New York Knicks coach Tom Thibodeau, right, argues with a...

New York Knicks coach Tom Thibodeau, right, argues with a referee against Atlanta Hawks on Tuesday at MSG. Credit: AP/Eduardo Munoz Alvarez

If you want to incite a fit of rage from Tom Thibodeau, try to ask him about the big picture — a game that isn’t the one right in front of him, or the standings on any day except the last day of the season.

But you can be sure he knows, just as his Knicks players know and most of their fan base knows, too. There are five-plus weeks left in the season and the ascent through the standings has hit a wall. Now, the Eastern Conference playoff picture can shift with every miss or make.

After Tuesday’s shorthanded loss to Atlanta, and with 20 games remaining, the Knicks (36-26) find themselves in fifth place in the East, a half-game behind fourth-place Orlando. They are a half-game ahead of sixth-place Miami and one game ahead of seventh-place Philadelphia.

Five teams are within two games of each other from fourth to eighth in the conference.

The next three games, all at the Garden, have the Knicks hosting the Magic on Friday and then the Sixers twice in a three-day span.

“Sometimes when it pops up,” Josh Hart said when asked if he’s watching the standings. “I’m not thinking about it too much. At the end of the day, I feel if this team gets healthy we can make noise. Obviously, you don’t want to be in the play-in. You’d like to have that three or five days of rest going into the first round.

“It’s a cliché Thibs thing, but we’re just trying to take it one day at a time. Obviously, we’re going to get guys back soon but we have to keep pushing. At the end of the day, we are where we are and I like this team.”

The Heat are just one-half game behind the Knicks with one more meeting between the two in Miami in April. It all makes it hard to ignore, particularly when the Knicks have been trying to remain afloat with a makeshift roster, pieced and patched together with four starters sidelined Tuesday.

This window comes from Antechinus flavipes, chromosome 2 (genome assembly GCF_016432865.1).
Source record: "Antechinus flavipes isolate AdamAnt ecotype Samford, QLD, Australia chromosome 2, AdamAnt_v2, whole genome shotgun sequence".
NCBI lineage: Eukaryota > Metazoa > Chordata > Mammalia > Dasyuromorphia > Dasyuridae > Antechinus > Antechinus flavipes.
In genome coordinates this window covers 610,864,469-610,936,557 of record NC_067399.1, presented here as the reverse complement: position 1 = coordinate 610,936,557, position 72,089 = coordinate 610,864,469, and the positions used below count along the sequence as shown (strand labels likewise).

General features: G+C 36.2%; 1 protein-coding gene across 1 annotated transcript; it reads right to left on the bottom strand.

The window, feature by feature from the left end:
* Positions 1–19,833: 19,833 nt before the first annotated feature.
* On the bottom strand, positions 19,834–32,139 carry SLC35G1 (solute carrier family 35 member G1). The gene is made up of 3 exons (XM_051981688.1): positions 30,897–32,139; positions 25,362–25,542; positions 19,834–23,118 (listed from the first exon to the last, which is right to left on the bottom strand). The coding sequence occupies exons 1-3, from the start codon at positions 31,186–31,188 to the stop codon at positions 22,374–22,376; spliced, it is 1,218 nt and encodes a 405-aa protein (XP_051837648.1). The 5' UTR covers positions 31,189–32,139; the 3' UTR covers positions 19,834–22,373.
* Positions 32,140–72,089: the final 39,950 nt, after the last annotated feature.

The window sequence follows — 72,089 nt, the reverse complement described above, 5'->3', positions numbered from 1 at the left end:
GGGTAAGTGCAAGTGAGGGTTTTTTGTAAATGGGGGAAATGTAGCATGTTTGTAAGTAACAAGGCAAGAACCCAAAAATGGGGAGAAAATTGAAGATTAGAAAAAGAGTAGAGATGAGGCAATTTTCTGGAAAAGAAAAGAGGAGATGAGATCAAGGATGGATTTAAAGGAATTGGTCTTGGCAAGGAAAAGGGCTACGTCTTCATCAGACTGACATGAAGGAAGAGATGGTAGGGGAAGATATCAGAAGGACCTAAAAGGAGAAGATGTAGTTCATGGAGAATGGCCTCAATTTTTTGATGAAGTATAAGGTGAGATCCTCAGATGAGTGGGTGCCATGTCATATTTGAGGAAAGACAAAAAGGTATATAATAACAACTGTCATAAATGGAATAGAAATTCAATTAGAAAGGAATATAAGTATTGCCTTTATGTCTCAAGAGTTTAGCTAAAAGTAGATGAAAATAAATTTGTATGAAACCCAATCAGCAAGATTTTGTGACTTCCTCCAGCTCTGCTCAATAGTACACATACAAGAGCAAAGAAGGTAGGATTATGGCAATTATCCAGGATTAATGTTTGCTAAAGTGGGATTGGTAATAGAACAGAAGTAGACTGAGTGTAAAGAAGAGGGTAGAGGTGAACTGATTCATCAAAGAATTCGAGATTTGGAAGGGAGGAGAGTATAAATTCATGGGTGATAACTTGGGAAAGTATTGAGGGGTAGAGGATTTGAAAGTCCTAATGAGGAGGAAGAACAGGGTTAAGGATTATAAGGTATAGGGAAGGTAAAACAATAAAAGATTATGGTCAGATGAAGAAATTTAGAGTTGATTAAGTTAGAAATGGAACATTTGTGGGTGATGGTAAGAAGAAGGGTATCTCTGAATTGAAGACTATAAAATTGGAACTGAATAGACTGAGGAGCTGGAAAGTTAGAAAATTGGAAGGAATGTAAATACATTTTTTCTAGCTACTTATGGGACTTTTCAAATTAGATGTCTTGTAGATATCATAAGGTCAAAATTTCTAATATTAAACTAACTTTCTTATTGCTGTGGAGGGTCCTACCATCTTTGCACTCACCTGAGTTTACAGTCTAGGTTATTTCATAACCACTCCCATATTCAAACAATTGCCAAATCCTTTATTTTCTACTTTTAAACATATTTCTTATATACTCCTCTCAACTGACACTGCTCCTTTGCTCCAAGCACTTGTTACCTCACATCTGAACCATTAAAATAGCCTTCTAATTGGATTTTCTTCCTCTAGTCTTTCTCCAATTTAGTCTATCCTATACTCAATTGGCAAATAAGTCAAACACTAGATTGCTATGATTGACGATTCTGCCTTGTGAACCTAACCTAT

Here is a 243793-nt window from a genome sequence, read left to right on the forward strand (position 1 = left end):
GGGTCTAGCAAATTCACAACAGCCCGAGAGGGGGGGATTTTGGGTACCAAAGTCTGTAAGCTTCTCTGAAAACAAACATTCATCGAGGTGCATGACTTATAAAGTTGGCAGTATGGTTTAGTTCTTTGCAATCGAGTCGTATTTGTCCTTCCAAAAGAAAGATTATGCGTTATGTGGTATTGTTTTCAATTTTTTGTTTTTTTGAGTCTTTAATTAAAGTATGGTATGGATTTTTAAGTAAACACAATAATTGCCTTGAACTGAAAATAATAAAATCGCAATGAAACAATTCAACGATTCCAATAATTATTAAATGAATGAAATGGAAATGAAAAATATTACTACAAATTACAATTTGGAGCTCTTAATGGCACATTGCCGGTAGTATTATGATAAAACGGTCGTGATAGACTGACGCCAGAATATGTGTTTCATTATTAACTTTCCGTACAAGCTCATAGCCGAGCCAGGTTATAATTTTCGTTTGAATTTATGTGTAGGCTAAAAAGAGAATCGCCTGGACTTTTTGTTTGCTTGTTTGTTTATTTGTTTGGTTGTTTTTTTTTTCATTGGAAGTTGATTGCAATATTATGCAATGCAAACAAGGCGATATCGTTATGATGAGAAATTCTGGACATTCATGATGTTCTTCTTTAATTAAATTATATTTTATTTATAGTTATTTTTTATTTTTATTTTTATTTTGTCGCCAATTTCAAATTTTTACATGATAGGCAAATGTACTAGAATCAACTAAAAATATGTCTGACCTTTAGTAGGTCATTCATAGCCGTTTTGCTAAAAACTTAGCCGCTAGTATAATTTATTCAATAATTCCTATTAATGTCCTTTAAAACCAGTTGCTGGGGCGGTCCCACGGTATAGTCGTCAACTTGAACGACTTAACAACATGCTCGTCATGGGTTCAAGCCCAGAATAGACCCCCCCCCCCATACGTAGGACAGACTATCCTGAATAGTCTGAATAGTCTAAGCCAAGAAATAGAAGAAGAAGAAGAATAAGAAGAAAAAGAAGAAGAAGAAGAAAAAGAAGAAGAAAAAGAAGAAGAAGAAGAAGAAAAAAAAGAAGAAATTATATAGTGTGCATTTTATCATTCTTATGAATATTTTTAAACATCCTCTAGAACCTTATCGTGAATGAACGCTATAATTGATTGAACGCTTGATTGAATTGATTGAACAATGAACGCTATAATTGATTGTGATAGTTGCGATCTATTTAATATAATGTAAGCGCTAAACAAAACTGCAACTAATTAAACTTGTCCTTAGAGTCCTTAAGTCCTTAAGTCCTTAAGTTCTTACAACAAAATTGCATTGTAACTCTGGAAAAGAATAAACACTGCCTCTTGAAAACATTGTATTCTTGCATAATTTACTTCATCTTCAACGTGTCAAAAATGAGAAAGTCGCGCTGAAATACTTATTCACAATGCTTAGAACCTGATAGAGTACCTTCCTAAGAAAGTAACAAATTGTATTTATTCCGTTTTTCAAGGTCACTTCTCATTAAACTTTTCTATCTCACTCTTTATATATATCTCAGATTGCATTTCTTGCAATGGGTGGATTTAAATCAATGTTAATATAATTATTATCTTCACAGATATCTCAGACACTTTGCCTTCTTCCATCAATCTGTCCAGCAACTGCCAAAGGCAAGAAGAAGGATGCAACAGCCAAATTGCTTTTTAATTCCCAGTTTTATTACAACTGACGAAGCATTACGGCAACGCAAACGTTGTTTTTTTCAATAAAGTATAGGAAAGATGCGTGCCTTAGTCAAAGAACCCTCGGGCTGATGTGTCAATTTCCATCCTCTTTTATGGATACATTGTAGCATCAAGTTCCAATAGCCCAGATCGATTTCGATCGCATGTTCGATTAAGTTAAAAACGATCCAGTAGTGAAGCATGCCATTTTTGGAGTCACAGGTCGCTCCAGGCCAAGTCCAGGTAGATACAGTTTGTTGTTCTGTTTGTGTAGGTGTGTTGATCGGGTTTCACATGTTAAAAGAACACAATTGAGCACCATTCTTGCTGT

The Knicks are hopeful that Jalen Brunson’s absence with a knee contusion will be short. His MRI and X-ray came back clean and he felt better Tuesday than he did Sunday in Cleveland when he suffered the injury in the opening minute.

But if you don’t believe there is urgency just look at how the Knicks have handled his absence, along with those of Julius Randle, OG Anunoby and Mitchell Robinson (with the first two of that trio expected back soon).

Deuce McBride came in for Brunson 47 seconds into the game Sunday in Cleveland and never sat for a second, then followed that up with 45 minutes, 38 seconds Tuesday. Hart has played at least 40 minutes in seven straight games.

McBride said of the standings watch: “Honestly, no. It’s hard just to keep up with it. Just gotta take it a game at a time.”

Eventually, those games will include a closer version of the team the Knicks believed they would be with some of the injured players expected back and the load lightened on the ones who have tried to keep the team in the race. The Knicks just have to hope that it’s soon enough to keep themselves tucked in a safe place in the tight standings to avoid a play-in game and that when the players get healthy, they stay healthy.

“You don’t want to see any of your players get hurt,” Thibodeau said. “I know the commitment that our guys have made, the sacrifices they’ve made. Obviously, you want to be at full strength. But injuries are part of the game and it’s ‘How quickly can we adapt as a team?’ That’s the challenge that we face.”

Newsday LogoSUBSCRIBEUnlimited Digital AccessOnly 25¢for 5 months